Lofty formality

The lofty tone suggests that the ‘voice ‘of the poem belongs to some one important. Here Owen is speaking as if he has power to command the heavy artillery. The ‘Great Gun’ also has power and authority. The way in which Owen addresses the ‘Great Gun’ suggests he respects his subject – the range of its ‘malison’ is ‘vast’, its looming presence ‘dark’. 


Owen makes his sonnet sound like an incantation, which is a spell or curse put by one person onto another. It can sometimes take place during a ritual. Bringing a piece of heavy artillery into action would be almost ritualistic on the front. The same movements would need to be performed and the same instructions given. ‘Lift’, ‘Sway’, ‘Reach’, ‘beat’ and ‘Spend’ in stanza one are almost the ‘rubric’ (that is, the instructions and directions) for putting this massive piece of armament in place.

Investigating language and tone in Sonnet On Seeing a Piece of Our Heavy Artillery Brought into Action

  • This sonnet uses the sort of archaic language Owen employs in The Parable of the Old Man and the Young. Which poem do you find more effective as an anti-war poem?
    • Compare the tone of each poem. Which is the more powerful and why?
    • Look for similarities in Owen’s use of archaic diction in both poems.

Structure of Sonnet On Seeing a Piece of Our Heavy Artillery Brought into Action

Owen is using the formal structure of an Petrarchan or Italian sonnet which is made up of two stanzas:

  • Stanza one has eight lines and is known as the octet. The eight lines are made up of two quatrains: four lines of verse which are held together by their rhyme scheme. It outlines an idea or question – here, an argument for the gun and its action to curse the enemy
  • This is countered or answered in the second stanza of six lines, known as a sestet, made up of a quatrain and a rhyming couplet which ends the sonnet. Here Owen sets out his counter argument that, once the gun has fulfilled its duty, it will itself will be cursed by God
  • A Petrarchan sonnet usually has a volta or ‘turn’, the moment in a sonnet at which there is a turn of thought. The first word of the second stanza, ‘Yet’, is the point where Owen turns everything he has said in the octet (which seems to be glorifying the gun and its power) into his more usual anti-war argument.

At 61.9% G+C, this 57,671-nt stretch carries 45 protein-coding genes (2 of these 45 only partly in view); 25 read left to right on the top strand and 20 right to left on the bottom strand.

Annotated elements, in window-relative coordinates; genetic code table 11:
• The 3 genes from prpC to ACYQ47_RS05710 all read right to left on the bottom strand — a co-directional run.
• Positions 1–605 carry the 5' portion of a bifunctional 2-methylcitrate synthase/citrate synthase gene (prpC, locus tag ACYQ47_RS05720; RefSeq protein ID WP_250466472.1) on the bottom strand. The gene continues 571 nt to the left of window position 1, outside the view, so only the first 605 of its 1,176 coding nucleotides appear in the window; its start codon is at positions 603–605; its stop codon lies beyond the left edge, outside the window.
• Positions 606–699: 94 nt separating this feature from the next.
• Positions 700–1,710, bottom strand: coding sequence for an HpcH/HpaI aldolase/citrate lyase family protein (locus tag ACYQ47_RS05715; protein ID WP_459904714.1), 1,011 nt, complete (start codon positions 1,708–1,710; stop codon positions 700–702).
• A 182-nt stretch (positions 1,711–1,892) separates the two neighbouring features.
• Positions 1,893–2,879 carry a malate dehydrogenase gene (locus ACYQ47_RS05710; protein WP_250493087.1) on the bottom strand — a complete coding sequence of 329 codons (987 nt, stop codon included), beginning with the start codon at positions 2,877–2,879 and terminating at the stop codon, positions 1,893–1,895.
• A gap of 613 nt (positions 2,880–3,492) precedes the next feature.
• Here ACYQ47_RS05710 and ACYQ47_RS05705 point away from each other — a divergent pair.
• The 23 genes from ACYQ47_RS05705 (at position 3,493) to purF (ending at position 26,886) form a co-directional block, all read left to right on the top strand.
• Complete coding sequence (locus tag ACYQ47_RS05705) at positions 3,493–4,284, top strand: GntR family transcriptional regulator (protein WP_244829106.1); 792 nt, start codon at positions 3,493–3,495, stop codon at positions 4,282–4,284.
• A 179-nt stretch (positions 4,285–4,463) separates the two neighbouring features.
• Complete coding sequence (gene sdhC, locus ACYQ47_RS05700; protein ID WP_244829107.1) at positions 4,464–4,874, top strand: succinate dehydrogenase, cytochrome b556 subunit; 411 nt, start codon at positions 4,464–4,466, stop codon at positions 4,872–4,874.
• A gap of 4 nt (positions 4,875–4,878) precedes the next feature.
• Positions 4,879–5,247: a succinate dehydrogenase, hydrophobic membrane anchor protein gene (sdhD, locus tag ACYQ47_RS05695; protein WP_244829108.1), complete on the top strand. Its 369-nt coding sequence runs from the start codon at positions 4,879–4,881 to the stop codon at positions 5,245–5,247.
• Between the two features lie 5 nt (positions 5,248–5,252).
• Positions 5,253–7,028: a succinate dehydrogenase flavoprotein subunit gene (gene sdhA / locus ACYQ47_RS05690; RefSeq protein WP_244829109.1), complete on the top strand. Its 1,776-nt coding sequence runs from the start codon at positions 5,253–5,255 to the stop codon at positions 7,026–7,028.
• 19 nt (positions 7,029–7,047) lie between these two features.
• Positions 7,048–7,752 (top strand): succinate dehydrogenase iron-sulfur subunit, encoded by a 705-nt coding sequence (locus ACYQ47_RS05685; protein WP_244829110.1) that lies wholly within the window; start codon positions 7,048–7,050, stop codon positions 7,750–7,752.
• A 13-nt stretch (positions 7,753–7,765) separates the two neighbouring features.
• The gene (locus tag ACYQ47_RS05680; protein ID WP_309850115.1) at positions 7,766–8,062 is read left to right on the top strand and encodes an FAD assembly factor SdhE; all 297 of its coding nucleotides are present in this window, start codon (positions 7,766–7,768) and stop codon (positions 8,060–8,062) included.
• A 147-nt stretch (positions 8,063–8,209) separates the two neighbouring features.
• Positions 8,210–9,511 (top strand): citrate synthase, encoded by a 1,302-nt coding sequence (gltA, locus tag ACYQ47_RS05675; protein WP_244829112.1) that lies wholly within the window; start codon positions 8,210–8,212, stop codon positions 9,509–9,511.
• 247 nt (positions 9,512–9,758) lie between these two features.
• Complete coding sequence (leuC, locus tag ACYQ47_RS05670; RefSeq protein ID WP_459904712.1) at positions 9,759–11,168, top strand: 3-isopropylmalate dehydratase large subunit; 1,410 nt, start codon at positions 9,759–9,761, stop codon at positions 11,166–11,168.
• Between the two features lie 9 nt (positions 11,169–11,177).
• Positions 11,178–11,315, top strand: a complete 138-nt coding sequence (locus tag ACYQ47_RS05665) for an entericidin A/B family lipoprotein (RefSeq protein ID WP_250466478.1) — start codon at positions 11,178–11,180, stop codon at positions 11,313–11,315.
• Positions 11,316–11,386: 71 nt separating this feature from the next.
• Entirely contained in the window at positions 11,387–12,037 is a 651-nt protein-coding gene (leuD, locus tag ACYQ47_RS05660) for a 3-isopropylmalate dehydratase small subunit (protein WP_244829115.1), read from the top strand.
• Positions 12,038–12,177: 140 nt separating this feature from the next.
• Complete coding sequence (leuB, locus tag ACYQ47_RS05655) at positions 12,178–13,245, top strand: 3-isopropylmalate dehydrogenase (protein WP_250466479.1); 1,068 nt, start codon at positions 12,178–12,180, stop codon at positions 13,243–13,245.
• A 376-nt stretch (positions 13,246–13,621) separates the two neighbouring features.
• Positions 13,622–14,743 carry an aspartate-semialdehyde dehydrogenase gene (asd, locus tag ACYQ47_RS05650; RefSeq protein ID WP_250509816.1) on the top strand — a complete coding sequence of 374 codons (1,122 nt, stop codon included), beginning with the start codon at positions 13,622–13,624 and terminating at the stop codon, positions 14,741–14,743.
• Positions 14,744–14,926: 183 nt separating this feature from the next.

The rhyme-scheme of the sonnet reflects its formal structure, though the strict abba abba pattern of the octet is unsettled by the final pararhyme of ‘storm’ (instead of ‘harm’). This prepares us for the ‘Yet’ of line 9 which changes the tone of the poem. 


The rhythm of The Artillery Sonnet also adheres in the main to the Petrarchan expectation of pentameter. However in the second line of stanza one Owen extends the line with extra syllables. This has the effect of recreating the action of the gun ‘towering towards heaven’ and emphasises the word ‘curse’. The fourth line of the sestet does not fit the pattern either. Owen extends it to eleven syllables although if the reader avoids putting equal value on each syllable of the word ‘prosperity’ it is possible to see this as pentameter. 

Although the metre is usually iambic, many initial feet are trochaic or spondees, to give due emphasis to the imperatives. Line 12 uses three dactyls and a trochee: ‘Safe to the / bos-om of / our pros- /per-i-ty’, its speed expressing the hurried desire to put the gun under wraps (the sibilance hinting that it may be used as a threat in future trade negotiations perhaps, which Owen opposes).

Investigating structure and versification in Sonnet On Seeing a Piece of Our Heavy Artillery Brought into Action

  • Owen adjusts the sonnet form to good effect in Anthem for Doomed Youth. In Sonnet On Seeing a Piece of Our Heavy Artillery Brought into Action Owen keeps much more strictly to the traditional form. Compare this sonnet with Anthem for Doomed Youth.
    • Do you have a personal preference and if so can you explore the reasons why?
Scan and go

Scan on your mobile for direct link.